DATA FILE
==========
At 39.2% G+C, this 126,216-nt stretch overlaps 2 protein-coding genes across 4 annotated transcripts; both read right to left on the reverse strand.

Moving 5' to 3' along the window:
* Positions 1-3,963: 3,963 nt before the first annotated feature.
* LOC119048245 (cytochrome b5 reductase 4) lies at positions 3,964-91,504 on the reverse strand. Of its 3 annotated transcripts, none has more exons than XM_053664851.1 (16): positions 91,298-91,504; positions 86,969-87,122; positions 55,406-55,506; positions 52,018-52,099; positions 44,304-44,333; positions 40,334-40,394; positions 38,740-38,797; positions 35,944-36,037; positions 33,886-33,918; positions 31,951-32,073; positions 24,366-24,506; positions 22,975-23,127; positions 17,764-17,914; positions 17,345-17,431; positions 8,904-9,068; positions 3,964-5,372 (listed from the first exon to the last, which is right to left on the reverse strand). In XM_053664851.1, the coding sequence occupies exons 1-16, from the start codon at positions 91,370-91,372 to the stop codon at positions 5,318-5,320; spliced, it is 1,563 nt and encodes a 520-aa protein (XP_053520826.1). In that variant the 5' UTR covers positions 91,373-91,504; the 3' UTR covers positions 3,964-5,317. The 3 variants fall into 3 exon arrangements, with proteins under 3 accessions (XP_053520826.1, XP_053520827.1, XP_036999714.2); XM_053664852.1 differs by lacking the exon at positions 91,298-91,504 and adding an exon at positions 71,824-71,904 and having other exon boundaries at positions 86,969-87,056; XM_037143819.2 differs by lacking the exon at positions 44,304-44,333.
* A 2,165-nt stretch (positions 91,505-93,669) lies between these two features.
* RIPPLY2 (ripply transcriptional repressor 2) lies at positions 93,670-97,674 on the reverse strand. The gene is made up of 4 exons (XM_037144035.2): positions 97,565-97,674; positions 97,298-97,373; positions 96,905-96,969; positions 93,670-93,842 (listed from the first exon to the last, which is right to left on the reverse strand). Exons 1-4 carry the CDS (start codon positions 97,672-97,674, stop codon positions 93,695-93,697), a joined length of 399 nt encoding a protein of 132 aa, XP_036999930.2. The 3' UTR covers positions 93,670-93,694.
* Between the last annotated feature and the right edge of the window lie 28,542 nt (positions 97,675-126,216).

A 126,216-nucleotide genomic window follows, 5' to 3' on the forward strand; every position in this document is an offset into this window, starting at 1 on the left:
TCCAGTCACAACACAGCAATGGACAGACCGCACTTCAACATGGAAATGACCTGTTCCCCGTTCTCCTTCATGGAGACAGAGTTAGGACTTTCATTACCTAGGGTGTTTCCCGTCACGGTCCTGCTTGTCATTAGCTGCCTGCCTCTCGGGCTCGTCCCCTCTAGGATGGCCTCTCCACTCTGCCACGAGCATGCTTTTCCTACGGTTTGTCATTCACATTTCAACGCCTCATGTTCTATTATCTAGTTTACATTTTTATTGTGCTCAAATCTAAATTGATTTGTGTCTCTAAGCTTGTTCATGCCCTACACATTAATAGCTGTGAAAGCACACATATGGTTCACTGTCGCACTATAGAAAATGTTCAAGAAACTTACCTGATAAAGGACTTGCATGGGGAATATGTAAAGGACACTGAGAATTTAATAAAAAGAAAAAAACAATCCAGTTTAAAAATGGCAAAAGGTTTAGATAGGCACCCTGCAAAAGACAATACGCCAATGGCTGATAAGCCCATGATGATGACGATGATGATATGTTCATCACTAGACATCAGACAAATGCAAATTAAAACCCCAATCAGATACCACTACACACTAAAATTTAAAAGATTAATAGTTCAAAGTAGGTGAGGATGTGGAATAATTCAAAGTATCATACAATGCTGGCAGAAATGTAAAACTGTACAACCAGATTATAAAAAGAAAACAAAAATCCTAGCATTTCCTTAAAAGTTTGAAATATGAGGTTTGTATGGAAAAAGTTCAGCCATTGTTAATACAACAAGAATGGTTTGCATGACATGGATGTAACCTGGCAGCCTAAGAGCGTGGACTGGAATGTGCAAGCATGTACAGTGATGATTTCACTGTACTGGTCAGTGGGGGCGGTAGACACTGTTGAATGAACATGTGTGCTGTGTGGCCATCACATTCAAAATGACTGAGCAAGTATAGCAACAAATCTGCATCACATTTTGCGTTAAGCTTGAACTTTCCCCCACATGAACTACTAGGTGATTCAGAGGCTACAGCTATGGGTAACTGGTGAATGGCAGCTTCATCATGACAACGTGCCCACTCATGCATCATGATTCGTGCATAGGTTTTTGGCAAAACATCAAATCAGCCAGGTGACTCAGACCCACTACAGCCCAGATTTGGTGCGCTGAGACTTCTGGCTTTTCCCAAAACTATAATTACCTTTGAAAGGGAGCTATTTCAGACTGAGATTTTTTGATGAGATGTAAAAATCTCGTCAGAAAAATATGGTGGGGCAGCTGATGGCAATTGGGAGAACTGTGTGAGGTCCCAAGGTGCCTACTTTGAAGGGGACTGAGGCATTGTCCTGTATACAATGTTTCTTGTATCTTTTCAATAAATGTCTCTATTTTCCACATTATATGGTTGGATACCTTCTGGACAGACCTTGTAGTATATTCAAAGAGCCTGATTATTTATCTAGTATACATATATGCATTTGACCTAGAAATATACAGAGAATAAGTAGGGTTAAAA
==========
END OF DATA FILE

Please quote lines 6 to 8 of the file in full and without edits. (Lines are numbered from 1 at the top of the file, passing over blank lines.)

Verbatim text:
* RIPPLY2 (ripply transcriptional repressor 2) lies at positions 93,670-97,674 on the reverse strand. The gene is made up of 4 exons (XM_037144035.2): positions 97,565-97,674; positions 97,298-97,373; positions 96,905-96,969; positions 93,670-93,842 (listed from the first exon to the last, which is right to left on the reverse strand). Exons 1-4 carry the CDS (start codon positions 97,672-97,674, stop codon positions 93,695-93,697), a joined length of 399 nt encoding a protein of 132 aa, XP_036999930.2. The 3' UTR covers positions 93,670-93,694.
* Between the last annotated feature and the right edge of the window lie 28,542 nt (positions 97,675-126,216).

A 126,216-nucleotide genomic window follows, 5' to 3' on the forward strand; every position in this document is an offset into this window, starting at 1 on the left: